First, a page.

The role of social media in improving feedback
This blog was originally posted in Reaching New Heights earlier this year as – Things what I have learnt about sales in 2011, *with apologies to Ernie Wise – but lots of questions have come up lately indicating that people haven’t realised yet how great social media is as a feedback tool.
In their chapter Creating Legendary Service, in 1 minute Entrepreneur , Ken Blanchard and Don Hutson write …
“taking care of your customers is not optional – it’s imperative”.
In sales training, we’re advised to get testimonials and referrals for our publicity. This is effective because its shows that we have happy customers. But what about our unhappy customers? What about the customers who offer suggestions? These are crucial to our business, too, and yet the issue of feedback is rarely addressed.
In recent months, I was eager to give feedback to two companies, but have not been given the opportunity. On occasions when I have been proactive and called, I have experienced initial defensiveness and then surprise when I give positive feedback.
How do you ask for feedback?
Do you ask your customers for feedback? It really is a good way to improve your performance. But, if you do ask for feedback, how do you do that effectively?
Often in a restaurant we get asked, “is everything is okay?” I usually respond with a ‘yes’ because a ‘no’ is too confrontational, and most of don’t really like to make a fuss do we?
But you need to know if your customer’s reality matches your vision of your product or service. You’ll get a much more useful response if you ask open questions that will get more than a ‘yes’ or ‘no’ answer. For example – “Is there anything we could have done differently to make your experience with us better?” This kind of question invites people to say what they really feel.
And if you ask, be prepared to listen.
Listening without being defensive
If people then tell you their honest opinion, don’t be defensive. Don’t argue or give excuses, Shut up and listen. As a customer, I don’t want to hear about your staff sickness or urgent meetings that made you fail to turn up to see me; that is your issue.
I just want good service. It is not my job as a customer to support your organisation (although, if you turn me into a loyal customer that may change).
Their comments are valid – acknowledge them and thank them and, if there is a negative experience, ask how it can be resolved. Mostly, just being heard is enough. When a customer is upset, they want to be heard. If you listen to a customer’s complaint in an attentive, non-defensive way, that is usually enough to keep them loyal.
It’s Your Business. Of course, it is your business and it’s for you to decide what experience you want your customers to have. But you’ll also benefit from finding out what ideas your customers have that can improve their experience of your organisation.
Customers may have brilliant ideas as to new directions and changes that you can make in the future. For example, products to stock and opening hours.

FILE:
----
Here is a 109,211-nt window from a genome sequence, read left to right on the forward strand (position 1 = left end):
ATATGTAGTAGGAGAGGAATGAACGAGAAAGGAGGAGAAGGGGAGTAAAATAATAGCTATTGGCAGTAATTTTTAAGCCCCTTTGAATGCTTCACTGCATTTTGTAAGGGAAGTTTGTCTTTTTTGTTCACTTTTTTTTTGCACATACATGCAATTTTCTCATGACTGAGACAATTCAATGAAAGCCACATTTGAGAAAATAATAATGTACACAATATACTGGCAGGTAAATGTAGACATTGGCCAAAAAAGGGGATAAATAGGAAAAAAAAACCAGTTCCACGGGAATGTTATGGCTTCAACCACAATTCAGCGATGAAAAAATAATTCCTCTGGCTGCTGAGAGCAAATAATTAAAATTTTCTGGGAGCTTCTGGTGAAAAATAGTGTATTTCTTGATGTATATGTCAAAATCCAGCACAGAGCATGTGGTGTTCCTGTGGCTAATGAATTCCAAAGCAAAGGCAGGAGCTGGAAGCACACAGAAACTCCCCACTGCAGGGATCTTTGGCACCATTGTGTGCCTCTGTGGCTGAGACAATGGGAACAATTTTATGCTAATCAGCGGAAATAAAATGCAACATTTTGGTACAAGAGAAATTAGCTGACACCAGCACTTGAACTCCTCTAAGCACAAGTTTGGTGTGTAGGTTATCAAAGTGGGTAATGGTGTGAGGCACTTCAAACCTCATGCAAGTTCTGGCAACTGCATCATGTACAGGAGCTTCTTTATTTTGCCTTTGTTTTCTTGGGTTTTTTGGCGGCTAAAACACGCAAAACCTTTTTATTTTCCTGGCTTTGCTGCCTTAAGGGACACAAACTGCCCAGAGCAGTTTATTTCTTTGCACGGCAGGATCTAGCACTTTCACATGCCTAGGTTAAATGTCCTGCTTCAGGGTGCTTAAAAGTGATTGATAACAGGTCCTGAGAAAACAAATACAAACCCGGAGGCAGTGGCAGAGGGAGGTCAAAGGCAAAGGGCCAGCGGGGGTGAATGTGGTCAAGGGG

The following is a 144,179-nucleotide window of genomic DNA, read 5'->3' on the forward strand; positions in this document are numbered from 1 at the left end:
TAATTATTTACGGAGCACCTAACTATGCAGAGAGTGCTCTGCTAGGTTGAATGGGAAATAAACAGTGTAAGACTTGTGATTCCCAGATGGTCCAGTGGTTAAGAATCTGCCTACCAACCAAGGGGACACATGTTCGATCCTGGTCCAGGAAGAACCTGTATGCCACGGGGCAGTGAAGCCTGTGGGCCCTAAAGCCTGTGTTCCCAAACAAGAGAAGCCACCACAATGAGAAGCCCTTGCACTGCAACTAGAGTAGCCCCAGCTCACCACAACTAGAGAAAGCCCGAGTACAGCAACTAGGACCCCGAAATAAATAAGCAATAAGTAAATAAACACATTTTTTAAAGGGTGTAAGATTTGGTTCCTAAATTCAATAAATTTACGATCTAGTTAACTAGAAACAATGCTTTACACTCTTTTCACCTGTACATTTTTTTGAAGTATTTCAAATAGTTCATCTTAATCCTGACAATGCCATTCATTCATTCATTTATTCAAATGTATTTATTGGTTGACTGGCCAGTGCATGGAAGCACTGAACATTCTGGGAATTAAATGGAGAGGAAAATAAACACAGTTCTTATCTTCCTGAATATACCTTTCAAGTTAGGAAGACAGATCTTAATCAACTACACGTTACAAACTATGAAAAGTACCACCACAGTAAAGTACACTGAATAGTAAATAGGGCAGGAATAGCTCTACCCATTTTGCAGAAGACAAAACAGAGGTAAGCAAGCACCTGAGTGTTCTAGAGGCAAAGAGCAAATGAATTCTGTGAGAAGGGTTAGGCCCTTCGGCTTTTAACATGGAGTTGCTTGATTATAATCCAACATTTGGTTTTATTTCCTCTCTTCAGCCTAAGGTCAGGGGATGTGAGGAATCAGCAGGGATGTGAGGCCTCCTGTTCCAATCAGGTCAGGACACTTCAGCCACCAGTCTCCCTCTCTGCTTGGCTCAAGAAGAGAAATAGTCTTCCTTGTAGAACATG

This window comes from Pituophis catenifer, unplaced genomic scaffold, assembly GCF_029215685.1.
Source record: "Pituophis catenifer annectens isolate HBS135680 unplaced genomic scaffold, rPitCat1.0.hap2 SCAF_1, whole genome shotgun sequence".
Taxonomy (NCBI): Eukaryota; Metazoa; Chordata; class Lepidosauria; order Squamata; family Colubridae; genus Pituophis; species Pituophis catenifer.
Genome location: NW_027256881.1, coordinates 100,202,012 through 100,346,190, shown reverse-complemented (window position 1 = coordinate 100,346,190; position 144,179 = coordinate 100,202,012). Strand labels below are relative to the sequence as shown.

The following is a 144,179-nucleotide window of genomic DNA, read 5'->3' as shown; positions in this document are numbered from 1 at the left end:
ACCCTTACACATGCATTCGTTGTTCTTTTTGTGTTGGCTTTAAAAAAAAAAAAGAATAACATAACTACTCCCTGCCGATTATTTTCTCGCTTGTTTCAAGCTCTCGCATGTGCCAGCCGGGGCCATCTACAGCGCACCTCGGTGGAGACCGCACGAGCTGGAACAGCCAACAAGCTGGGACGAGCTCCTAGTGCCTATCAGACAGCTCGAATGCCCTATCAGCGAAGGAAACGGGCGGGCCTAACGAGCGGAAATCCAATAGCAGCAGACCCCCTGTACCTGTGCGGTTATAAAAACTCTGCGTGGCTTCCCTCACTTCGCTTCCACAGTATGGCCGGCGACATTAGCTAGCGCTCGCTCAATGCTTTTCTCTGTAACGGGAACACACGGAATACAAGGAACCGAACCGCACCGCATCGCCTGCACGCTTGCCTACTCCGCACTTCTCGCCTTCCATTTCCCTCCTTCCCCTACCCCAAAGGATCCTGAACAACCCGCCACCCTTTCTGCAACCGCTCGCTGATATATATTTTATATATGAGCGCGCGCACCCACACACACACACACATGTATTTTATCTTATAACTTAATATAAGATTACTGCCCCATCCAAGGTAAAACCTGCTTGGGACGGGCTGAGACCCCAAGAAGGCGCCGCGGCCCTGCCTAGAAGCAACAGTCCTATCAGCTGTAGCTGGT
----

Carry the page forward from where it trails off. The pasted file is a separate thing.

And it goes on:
Customer feedback and comments are important, but you have to decide what to implement and what not to. Take some time to mull over feedback and see what fits for you and what doesn’t.
Make it easier. After coming on my November workshop, a printing company – who usually send out an after-service feedback email – made a decision to call every one of their customers to get feedback on their last purchase. I received one of those calls and was not only able to comment on the service, but shared an idea that they have now implemented.
To get repeat custom, create raving fans and they will become your advert by talking about you.
This is where social media really comes into it’s own.
Happy customers want to tell people what a great meal they’ve had, or about this great new website that they found. People want to tell their stories. If you are using social media – and have told your customers how to find you – your happy customers can post on your wall and they are your advert. Nothing sells your service as well as a happy customer. A testimonial shared with hundreds and maybe thousands of people are not to be missed. Of course you can re-tweet, and repost these comments too.
A great and simple example of this is Supper by Sanah. A small local trader set up a weekend take away in our village. We set up a face book page for her to let people know about it. What has actually happened is that people post the most fantastic testimonials about her and her food. Before the page Sanah had lots of customers but they had nowhere to say how delighted they were with her.
Of course the reverse is also true – When discussing social media for businesses, I often hear people being fearful of negative comments being posted on their profiles.
I have 2 responses to this..
1. Do you deserve the negative feedback? If you do it’s important to hear it and deal with it well. With social media, transparency is essential. People will observe how you deal with criticism of your product or service and it can win or lose you customers depending on how you handle it.
2. If it isn’t on your wall it may just be somewhere else and you simply don’t know about it! Avoiding social media won’t stop people being critical of what you do if you deserve it, it just means that the conversation is going on without you.
Every business everywhere makes mistakes, better to hear about it and have the opportunity to deal with it yourself than it being shared behind your back with no opportunity to manage your reputation.
People have choices and if you don’t listen, you can be sure that next time they won’t be choosing you.
Get creative about finding out what is on your customer’s mind. Remember – ask good questions then Shut up and listen..
I’d really like to hear how you get customer feedback, or your experiences of how your feedback has been handled.